For the most part I found their perspectives remarkably compatible, which could be comforting in some ways, and unfortunately dull in others. Collins has no problem accepting evolution as the means by which God created humans, and Dawkins admits there are profound things in this universe that science cannot (yet) explain. Ho hum.
The one glaring thing I found suspect was Collins' invocation of Occam's razor. The article reads:
COLLINS: ... Barring a theoretical resolution, which I think is unlikely, you either have to say there are zillions of parallel universes out there that we can't observe at present or you have to say there was a plan. I actually find the argument of the existence of a God who did the planning more compelling than the bubbling of all these multiverses. So Occam's razor — Occam says you should choose the explanation that is most simple and straightforward — leads me more to believe in God than in the multiverse, which seems quite a stretch of the imagination.
This just seems silly. If I got that right, Collins is arguing that it's simpler to believe that God exists than that a multitude of universes exist, of which we are just one. What I can't understand is how such an obviously intelligent person cannot see the flaw in that reasoning. By calling the existence of God the "simpler" explanation, he has simply lumped all of the complexity into a different bin and labeled it "God." Which is more complicated – a innumerable number of universes, or some kind of being able to create such universes, at will? One might as well quote Hebrews 3:3:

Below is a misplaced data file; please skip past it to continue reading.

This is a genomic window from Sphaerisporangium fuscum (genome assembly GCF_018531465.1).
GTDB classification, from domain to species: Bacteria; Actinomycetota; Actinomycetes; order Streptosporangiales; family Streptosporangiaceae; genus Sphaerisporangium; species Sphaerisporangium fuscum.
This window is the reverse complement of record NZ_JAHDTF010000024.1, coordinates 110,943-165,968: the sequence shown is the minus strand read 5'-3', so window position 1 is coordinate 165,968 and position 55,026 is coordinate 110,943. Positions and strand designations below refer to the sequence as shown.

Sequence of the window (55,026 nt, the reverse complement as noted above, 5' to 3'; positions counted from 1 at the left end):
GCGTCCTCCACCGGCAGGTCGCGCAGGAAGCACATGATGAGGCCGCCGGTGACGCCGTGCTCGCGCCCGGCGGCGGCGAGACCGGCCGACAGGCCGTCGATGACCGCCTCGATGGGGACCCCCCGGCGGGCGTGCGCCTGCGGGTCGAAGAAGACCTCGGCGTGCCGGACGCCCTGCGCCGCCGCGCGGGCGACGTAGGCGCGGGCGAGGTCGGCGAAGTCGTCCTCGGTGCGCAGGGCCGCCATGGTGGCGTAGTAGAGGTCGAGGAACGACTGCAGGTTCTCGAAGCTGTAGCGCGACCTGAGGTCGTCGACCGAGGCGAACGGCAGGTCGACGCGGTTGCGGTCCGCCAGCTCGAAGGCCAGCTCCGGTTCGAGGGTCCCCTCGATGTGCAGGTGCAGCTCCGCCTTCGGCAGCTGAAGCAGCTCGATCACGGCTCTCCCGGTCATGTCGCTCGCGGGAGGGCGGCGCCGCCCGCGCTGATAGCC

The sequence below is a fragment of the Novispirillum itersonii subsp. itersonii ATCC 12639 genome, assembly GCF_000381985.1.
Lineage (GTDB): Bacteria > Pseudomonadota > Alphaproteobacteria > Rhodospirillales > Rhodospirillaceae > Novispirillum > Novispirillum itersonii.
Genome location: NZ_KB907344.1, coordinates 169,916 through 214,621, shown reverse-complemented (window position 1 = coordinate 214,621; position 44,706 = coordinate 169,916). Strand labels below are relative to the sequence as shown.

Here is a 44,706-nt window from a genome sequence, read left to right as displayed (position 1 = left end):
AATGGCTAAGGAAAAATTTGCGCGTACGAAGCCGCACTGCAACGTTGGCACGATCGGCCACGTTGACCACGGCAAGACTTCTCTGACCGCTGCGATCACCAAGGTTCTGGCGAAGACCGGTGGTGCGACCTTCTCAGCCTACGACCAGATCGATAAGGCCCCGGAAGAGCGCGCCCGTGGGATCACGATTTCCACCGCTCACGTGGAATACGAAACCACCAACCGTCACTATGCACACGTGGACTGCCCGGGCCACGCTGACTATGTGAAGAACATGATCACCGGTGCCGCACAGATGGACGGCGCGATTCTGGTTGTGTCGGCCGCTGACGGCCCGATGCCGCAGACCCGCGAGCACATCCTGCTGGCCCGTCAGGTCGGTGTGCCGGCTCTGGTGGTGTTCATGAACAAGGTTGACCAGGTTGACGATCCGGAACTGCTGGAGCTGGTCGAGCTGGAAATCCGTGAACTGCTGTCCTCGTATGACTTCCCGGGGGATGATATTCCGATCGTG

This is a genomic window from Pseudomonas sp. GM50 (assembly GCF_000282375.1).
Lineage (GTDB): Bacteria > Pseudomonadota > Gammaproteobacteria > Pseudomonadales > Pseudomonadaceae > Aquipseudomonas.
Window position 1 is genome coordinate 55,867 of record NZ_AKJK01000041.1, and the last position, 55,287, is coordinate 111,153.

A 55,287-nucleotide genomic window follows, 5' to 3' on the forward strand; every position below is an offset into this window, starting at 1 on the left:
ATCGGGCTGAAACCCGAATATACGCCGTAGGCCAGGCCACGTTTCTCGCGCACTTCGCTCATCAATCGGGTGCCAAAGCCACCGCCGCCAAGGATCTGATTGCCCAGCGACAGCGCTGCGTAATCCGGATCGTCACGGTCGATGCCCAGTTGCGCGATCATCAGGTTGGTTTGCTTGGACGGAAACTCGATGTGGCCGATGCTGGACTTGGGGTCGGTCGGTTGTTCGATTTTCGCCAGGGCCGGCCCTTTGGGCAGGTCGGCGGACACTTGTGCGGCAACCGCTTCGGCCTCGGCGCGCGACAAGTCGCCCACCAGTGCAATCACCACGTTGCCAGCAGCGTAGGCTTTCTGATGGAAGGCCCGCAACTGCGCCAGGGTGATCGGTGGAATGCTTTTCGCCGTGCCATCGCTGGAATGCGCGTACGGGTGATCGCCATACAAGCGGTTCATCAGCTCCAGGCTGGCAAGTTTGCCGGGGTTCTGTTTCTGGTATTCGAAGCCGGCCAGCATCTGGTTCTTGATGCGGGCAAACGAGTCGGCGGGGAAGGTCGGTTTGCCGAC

Jesus has been found worthy of greater honor than Moses, just as the builder of a house has greater honor than the house itself.
Certainly if the builder deserves greater honor, it is safe to say he is decidedly more complex than the house he built.
One consequence of labeling this complexity "God" is that Collins renders it automatically beyond the reach of human scrutiny, by definition, and thus absolves his responsibility for further study or explanation, because of course such things are "unknowable." This approach is common to all creation/intelligent design arguments and therefore, to me anyway, removes itself from the realm of science. At any rate, I find myself agreeing more with Dawkins than with Collins in this article.
What I really find interesting is the apparent flip in roles between the scientists and creationists/intelligent design proponents. All of a sudden, it is the theists who are saying, "there is no way it could happen" (with regards to life springing spontaneously from non-life), while the scientists are the ones holding out with perseverance and faith, saying, "just because you don't see it doesn't mean it's not there" (with regards to the discovery of some natural process).
Between the two camps I think it's the scientists who have the right approach. To proclaim that there is no way that life can be created spontaneously through random events is tantamount to fortune-telling. Anyone versed in history knows that it is foolish to say "it will never be done" about anything. And to those who would bank their faith on this kind of fragile reasoning, what will you do if someday life is in fact artificially created, or found elsewhere in the universe?